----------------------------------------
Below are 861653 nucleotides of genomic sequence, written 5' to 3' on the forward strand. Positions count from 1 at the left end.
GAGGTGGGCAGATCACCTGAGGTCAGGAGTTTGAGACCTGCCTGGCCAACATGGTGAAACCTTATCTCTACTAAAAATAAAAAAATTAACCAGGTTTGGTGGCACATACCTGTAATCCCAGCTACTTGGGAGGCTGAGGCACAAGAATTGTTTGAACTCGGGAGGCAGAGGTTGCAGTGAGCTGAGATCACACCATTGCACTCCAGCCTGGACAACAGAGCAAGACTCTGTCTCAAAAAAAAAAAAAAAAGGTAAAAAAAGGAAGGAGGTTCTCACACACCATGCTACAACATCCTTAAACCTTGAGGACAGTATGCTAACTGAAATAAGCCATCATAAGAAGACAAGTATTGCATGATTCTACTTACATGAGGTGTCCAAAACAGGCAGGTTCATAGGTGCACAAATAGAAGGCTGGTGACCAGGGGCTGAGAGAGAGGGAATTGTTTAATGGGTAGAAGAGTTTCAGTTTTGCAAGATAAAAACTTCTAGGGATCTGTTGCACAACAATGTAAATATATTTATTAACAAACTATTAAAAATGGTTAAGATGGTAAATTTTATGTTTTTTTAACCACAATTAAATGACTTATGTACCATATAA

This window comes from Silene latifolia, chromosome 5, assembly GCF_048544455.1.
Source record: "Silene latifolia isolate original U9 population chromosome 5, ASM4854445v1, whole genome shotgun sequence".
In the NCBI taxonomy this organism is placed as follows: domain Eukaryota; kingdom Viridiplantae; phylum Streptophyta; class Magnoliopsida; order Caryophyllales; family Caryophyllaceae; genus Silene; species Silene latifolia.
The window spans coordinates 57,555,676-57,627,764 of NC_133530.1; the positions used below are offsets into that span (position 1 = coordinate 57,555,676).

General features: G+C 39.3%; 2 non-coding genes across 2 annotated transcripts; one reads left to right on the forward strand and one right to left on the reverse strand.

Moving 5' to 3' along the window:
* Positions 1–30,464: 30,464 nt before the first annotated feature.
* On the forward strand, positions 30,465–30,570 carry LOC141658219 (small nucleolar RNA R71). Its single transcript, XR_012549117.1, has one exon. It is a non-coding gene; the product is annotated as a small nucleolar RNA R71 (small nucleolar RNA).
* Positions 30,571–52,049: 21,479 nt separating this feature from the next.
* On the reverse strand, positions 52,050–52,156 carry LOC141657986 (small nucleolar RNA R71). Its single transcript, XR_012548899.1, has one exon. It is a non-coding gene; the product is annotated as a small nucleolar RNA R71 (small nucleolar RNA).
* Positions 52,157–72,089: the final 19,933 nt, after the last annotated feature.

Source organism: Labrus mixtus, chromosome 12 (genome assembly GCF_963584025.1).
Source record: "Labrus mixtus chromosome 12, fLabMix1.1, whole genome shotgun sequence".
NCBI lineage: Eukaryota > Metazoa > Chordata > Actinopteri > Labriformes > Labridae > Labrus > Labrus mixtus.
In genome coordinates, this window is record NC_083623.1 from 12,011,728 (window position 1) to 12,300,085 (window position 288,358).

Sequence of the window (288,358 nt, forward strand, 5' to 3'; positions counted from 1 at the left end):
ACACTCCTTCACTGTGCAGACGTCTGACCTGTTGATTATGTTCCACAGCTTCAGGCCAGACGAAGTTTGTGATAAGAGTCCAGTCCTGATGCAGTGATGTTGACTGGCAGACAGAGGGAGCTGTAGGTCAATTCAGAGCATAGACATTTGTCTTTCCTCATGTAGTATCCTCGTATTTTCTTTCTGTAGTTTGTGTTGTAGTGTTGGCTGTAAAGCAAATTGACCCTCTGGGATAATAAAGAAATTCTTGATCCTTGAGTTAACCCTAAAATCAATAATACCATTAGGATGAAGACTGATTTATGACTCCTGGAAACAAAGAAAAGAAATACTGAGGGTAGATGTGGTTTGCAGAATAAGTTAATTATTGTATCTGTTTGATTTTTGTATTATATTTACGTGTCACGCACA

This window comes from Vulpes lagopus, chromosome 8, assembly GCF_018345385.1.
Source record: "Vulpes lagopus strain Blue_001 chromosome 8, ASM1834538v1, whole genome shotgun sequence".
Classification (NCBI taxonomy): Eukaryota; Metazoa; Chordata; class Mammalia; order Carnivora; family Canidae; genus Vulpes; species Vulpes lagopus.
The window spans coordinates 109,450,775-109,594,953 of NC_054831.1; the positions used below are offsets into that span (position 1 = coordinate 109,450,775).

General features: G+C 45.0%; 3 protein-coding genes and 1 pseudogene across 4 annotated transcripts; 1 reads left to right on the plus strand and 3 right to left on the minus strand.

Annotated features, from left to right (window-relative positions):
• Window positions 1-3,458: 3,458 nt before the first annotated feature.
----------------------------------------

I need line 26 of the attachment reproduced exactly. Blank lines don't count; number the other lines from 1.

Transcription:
• Window positions 1-3,458: 3,458 nt before the first annotated feature.